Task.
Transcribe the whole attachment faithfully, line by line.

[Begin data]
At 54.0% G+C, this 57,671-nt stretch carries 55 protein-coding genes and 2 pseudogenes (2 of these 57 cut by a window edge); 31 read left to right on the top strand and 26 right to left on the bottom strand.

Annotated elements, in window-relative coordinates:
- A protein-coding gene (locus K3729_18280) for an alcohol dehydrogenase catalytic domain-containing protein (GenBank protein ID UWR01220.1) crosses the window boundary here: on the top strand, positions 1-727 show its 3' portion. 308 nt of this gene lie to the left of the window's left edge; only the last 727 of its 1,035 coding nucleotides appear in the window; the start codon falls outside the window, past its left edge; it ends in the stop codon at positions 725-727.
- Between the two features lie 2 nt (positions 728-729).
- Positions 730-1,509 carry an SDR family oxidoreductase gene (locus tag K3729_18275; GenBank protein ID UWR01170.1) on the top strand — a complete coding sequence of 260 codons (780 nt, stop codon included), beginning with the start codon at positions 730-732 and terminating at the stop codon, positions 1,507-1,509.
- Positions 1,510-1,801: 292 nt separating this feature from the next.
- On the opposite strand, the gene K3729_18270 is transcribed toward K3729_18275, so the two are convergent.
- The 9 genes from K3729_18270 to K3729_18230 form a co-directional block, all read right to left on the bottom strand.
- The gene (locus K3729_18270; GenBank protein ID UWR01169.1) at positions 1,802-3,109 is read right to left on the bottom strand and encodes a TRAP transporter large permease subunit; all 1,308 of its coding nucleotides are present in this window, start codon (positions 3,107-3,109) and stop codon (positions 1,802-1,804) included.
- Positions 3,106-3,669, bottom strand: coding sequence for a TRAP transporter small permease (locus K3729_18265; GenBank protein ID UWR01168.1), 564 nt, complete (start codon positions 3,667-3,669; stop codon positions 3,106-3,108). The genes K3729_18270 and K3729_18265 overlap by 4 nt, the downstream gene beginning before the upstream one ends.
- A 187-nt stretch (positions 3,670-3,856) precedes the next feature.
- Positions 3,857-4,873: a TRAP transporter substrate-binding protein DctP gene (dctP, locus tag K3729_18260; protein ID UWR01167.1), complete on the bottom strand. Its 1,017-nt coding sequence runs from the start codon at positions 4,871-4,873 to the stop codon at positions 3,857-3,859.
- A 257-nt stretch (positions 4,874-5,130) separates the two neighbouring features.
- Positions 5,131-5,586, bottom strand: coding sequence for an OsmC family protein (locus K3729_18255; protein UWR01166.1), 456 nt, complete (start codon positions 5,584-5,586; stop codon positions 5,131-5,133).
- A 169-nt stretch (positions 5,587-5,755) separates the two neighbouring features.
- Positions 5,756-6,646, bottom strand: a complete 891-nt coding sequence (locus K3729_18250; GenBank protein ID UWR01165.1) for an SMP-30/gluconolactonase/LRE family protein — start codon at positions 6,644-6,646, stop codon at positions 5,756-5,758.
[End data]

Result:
At 54.0% G+C, this 57,671-nt stretch carries 55 protein-coding genes and 2 pseudogenes (2 of these 57 cut by a window edge); 31 read left to right on the top strand and 26 right to left on the bottom strand.

Annotated elements, in window-relative coordinates:
- A protein-coding gene (locus K3729_18280) for an alcohol dehydrogenase catalytic domain-containing protein (GenBank protein ID UWR01220.1) crosses the window boundary here: on the top strand, positions 1-727 show its 3' portion. 308 nt of this gene lie to the left of the window's left edge; only the last 727 of its 1,035 coding nucleotides appear in the window; the start codon falls outside the window, past its left edge; it ends in the stop codon at positions 725-727.
- Between the two features lie 2 nt (positions 728-729).
- Positions 730-1,509 carry an SDR family oxidoreductase gene (locus tag K3729_18275; GenBank protein ID UWR01170.1) on the top strand — a complete coding sequence of 260 codons (780 nt, stop codon included), beginning with the start codon at positions 730-732 and terminating at the stop codon, positions 1,507-1,509.
- Positions 1,510-1,801: 292 nt separating this feature from the next.
- On the opposite strand, the gene K3729_18270 is transcribed toward K3729_18275, so the two are convergent.
- The 9 genes from K3729_18270 to K3729_18230 form a co-directional block, all read right to left on the bottom strand.
- The gene (locus K3729_18270; GenBank protein ID UWR01169.1) at positions 1,802-3,109 is read right to left on the bottom strand and encodes a TRAP transporter large permease subunit; all 1,308 of its coding nucleotides are present in this window, start codon (positions 3,107-3,109) and stop codon (positions 1,802-1,804) included.
- Positions 3,106-3,669, bottom strand: coding sequence for a TRAP transporter small permease (locus K3729_18265; GenBank protein ID UWR01168.1), 564 nt, complete (start codon positions 3,667-3,669; stop codon positions 3,106-3,108). The genes K3729_18270 and K3729_18265 overlap by 4 nt, the downstream gene beginning before the upstream one ends.
- A 187-nt stretch (positions 3,670-3,856) precedes the next feature.
- Positions 3,857-4,873: a TRAP transporter substrate-binding protein DctP gene (dctP, locus tag K3729_18260; protein ID UWR01167.1), complete on the bottom strand. Its 1,017-nt coding sequence runs from the start codon at positions 4,871-4,873 to the stop codon at positions 3,857-3,859.
- A 257-nt stretch (positions 4,874-5,130) separates the two neighbouring features.
- Positions 5,131-5,586, bottom strand: coding sequence for an OsmC family protein (locus K3729_18255; protein UWR01166.1), 456 nt, complete (start codon positions 5,584-5,586; stop codon positions 5,131-5,133).
- A 169-nt stretch (positions 5,587-5,755) separates the two neighbouring features.
- Positions 5,756-6,646, bottom strand: a complete 891-nt coding sequence (locus K3729_18250; GenBank protein ID UWR01165.1) for an SMP-30/gluconolactonase/LRE family protein — start codon at positions 6,644-6,646, stop codon at positions 5,756-5,758.